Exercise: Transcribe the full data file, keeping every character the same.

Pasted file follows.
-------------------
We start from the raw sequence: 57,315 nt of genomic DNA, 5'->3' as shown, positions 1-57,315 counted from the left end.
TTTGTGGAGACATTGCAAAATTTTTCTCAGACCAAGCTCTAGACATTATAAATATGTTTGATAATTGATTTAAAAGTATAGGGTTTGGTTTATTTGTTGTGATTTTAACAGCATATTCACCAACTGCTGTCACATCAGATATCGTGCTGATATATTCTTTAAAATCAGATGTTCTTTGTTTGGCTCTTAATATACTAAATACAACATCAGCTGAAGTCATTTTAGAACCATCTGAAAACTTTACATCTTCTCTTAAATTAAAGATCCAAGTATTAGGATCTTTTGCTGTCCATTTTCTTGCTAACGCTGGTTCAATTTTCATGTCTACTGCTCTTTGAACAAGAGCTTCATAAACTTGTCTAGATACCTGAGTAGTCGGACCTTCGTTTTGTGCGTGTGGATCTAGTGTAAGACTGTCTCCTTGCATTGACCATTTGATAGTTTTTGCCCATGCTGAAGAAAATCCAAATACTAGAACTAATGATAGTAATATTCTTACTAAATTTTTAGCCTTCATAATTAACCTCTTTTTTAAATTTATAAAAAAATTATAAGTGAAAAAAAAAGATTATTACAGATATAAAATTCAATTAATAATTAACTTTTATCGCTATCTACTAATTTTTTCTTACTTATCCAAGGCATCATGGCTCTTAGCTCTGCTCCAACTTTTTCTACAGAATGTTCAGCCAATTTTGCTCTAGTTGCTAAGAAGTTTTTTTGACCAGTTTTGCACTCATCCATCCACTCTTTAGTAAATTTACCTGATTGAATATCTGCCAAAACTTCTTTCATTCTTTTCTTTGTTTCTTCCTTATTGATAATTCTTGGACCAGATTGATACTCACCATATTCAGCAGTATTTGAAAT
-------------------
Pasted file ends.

We start from the raw sequence: 57,315 nt of genomic DNA, 5'->3' as shown, positions 1-57,315 counted from the left end.
TTTGTGGAGACATTGCAAAATTTTTCTCAGACCAAGCTCTAGACATTATAAATATGTTTGATAATTGATTTAAAAGTATAGGGTTTGGTTTATTTGTTGTGATTTTAACAGCATATTCACCAACTGCTGTCACATCAGATATCGTGCTGATATATTCTTTAAAATCAGATGTTCTTTGTTTGGCTCTTAATATACTAAATACAACATCAGCTGAAGTCATTTTAGAACCATCTGAAAACTTTACATCTTCTCTTAAATTAAAGATCCAAGTATTAGGATCTTTTGCTGTCCATTTTCTTGCTAACGCTGGTTCAATTTTCATGTCTACTGCTCTTTGAACAAGAGCTTCATAAACTTGTCTAGATACCTGAGTAGTCGGACCTTCGTTTTGTGCGTGTGGATCTAGTGTAAGACTGTCTCCTTGCATTGACCATTTGATAGTTTTTGCCCATGCTGAAGAAAATCCAAATACTAGAACTAATGATAGTAATATTCTTACTAAATTTTTAGCCTTCATAATTAACCTCTTTTTTAAATTTATAAAAAAATTATAAGTGAAAAAAAAAGATTATTACAGATATAAAATTCAATTAATAATTAACTTTTATCGCTATCTACTAATTTTTTCTTACTTATCCAAGGCATCATGGCTCTTAGCTCTGCTCCAACTTTTTCTACAGAATGTTCAGCCAATTTTGCTCTAGTTGCTAAGAAGTTTTTTTGACCAGTTTTGCACTCATCCATCCACTCTTTAGTAAATTTACCTGATTGAATATCTGCCAAAACTTCTTTCATTCTTTTCTTTGTTTCTTCCTTATTGATAATTCTTGGACCAGATTGATACTCACCATATTCAGCAGTATTTGAAAT